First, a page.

Part of it is the basic premise: You play as a group of bugs living in a larger insect world, much like you do in the equally excellent Hollow Knight. This fact alone affords Bug Fables room to experiment with characters the likes of which we don’t typically see in games that often. I’ve killed plenty of zombies, grunts, and humans in my years gaming. Here, I’m more worried about things like praying mantises, parasitic wasps, dung beetles, moths, and all manner of ants. Better yet, there are larger kingdoms of insects, each with its own politics and cultural preferences to worry about.
One of the playable characters is a bee rebelling from her mother, who would rather see her fulfill a predestined role within the hive, like all pollinators do. Intriguingly, the only types of bugs I haven’t seen are roaches, but that’s intentional. Roaches, in this world, are an ancient civilization with advanced technology that other insects are still struggling to understand. I’m only about 15 hours into Bug Fables, but I have a feeling I’m going to find out what happened to the otherwise ubiquitous real-world pest. For now, I’m left to wonder about smaller-scale politics, like why ladybugs aren’t allowed in the ant kingdom.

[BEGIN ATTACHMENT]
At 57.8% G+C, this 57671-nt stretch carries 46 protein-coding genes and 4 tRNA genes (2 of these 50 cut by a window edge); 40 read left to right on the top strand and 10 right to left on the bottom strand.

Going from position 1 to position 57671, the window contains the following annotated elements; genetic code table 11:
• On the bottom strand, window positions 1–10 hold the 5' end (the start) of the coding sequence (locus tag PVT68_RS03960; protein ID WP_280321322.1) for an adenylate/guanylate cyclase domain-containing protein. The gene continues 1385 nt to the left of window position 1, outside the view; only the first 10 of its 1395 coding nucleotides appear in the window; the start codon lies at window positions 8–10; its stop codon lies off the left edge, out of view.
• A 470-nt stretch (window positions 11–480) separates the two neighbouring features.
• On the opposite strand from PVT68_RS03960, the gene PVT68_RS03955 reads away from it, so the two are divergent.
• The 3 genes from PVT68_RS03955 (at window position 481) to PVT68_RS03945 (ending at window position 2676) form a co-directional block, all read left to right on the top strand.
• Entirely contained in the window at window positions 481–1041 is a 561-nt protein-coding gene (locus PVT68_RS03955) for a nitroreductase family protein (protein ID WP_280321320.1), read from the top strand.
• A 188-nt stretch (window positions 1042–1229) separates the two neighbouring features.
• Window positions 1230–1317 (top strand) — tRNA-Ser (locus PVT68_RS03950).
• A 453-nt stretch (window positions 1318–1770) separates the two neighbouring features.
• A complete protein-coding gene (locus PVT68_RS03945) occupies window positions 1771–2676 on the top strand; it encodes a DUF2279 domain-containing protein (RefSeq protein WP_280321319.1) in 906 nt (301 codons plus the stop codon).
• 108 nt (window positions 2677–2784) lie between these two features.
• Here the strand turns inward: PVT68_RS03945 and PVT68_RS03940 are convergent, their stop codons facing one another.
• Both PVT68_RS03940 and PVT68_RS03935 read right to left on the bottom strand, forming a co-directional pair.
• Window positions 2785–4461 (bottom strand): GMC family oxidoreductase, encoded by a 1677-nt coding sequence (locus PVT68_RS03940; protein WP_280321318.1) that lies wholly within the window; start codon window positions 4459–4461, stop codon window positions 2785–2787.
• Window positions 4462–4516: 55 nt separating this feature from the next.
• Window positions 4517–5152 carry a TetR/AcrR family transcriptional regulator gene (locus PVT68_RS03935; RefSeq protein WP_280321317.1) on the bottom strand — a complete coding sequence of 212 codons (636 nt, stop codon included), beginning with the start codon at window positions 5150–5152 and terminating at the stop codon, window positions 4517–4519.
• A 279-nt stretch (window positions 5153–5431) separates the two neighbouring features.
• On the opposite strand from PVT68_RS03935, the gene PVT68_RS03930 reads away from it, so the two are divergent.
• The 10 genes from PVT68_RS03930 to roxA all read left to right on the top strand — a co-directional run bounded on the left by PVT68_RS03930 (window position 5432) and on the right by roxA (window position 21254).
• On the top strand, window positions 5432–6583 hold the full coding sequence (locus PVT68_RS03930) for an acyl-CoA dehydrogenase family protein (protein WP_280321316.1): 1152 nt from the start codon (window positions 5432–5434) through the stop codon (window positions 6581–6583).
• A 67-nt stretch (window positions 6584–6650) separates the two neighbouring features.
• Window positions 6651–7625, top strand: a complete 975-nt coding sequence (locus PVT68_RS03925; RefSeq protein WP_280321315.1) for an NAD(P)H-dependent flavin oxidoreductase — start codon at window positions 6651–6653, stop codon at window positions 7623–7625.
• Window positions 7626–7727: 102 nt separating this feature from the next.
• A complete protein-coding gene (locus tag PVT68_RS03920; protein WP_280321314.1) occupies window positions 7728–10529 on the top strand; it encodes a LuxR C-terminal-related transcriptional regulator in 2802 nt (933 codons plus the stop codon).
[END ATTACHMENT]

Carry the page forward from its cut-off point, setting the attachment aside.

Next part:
Image: Dangen Entertainment/Moonsprout Games
I am also regularly amused by how the developer, Moonsprout Games, plays with the outsized setting. There are times when it becomes obvious that you are a tiny creature living in a huge world. There was a part, for example, where I walked into a museum that proudly displayed a set of jacks and rubber balls that were speculated to be remnants of an ancient war. Shops and houses are made out of things like old boxes and soda cans, which lends Bug Fables a worn, lived-in look.